Delegative management

The delegative manager is certainly the management style best suited to our times.

How does it differ from participative management?

What are its advantages and disadvantages?

Which situations does it lend itself best to?


Delegative management is certainly the management style best suited to our times.

How does it differ from participative management?

What are its advantages and disadvantages?

Which situations does it lend itself best to?

How did it come about, and why is it more popular today?

Why do we need to be vigilant when using it, and know how to use other management styles?


General description of the delegative manager

Now that participative management has reached certain limits, it’s time to bring responsibility back into the workplace. Faced with employees’ rights, duties are reaffirmed in various forms. The result is delegative management, in other words the delegation of responsibilities.

A comprehensive study on management (comparative results from over 8,000 people) and the profiles of managers and executives will also give you a better idea of who uses delegative management styles and which skills are most developed according to the level of responsibility occupied.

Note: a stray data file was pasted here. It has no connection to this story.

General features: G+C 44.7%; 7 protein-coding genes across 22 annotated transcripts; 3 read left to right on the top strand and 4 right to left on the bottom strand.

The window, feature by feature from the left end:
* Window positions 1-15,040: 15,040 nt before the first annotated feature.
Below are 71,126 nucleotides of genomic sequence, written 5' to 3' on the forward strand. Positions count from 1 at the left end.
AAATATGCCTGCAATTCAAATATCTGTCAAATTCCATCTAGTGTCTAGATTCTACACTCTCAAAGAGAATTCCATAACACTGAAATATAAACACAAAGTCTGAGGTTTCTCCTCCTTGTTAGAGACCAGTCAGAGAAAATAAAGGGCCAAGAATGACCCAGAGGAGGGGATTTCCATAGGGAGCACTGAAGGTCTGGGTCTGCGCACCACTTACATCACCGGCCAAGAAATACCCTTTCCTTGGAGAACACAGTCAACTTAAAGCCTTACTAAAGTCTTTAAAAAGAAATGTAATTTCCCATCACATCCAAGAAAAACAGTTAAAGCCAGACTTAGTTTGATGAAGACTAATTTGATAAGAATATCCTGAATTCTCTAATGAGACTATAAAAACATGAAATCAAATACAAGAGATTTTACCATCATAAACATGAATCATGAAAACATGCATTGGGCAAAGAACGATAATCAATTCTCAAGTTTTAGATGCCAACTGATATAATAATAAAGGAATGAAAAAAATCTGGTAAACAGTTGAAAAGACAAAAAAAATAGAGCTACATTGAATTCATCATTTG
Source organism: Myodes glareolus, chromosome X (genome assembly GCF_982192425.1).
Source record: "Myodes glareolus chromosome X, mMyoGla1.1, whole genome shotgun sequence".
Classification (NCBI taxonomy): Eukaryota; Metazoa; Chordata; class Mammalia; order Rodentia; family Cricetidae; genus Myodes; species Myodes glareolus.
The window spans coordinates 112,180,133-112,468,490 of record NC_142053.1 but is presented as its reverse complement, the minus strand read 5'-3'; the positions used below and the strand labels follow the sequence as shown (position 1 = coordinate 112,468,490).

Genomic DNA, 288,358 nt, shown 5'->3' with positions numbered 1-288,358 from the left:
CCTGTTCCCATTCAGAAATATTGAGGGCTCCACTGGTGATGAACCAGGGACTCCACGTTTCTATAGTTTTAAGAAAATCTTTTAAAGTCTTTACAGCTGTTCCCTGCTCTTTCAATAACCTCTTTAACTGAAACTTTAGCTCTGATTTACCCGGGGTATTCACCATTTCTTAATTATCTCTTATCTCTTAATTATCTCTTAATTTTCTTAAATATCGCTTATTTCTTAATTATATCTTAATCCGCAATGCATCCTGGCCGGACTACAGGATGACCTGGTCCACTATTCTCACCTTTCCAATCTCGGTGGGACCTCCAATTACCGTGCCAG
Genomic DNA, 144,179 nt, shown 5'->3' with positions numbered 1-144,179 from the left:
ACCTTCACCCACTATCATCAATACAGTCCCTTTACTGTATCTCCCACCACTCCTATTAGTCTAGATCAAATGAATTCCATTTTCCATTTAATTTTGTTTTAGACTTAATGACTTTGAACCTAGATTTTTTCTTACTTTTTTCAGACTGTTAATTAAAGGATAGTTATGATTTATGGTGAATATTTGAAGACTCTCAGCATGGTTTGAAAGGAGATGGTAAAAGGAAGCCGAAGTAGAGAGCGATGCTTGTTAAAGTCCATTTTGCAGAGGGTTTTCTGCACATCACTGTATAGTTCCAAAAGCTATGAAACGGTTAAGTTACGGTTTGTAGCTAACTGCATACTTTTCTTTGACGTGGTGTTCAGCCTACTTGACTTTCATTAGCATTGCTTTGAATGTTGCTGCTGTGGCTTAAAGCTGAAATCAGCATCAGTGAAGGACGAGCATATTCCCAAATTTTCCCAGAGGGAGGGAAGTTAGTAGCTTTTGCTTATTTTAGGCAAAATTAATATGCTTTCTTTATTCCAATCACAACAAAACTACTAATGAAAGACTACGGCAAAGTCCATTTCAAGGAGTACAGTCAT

To assess yourself and identify how much delegative management you potentially use with your teams, you can take the Assess Manager management test, which also values other management styles and measures your degree of maturity in a range of management skills.

The culture of responsibility and delegation of authority

Extract from the book “Le management à porter demain” on the delegative manager:

Since the financial crisis of 2008 or thereabouts, the watchword has been a return to empowerment. This has led to the emergence of the “liberated company” movement: what can you do for the company to help it do better, so that you can reap the benefits? Without going into theliberated company movement, which could be the subject of a book in itself, delegated management is a movement to give employees more responsibility, which companies have needed in order to remain competitive:
Objectives are passed on, freedom of means is adapted to employees’ skills, constraints are set, monitoring replaces control.
In this way, a form of freedom of action and decision-making is conveyed, while controlling the achievement of objectives and costs. Project-based working is developing, along with agility. The fragmentation of structures is increasing, with more complex ramifications driven by digitalisation, networking and remote working, increased internationalisation, etc.
Instead of “what do you think”, the new phrases emerging in companies are “what do you propose”, to move from a critical state to a solution-oriented state, and to a state of empowerment.

Le management à porter demain

Positive points of delegative management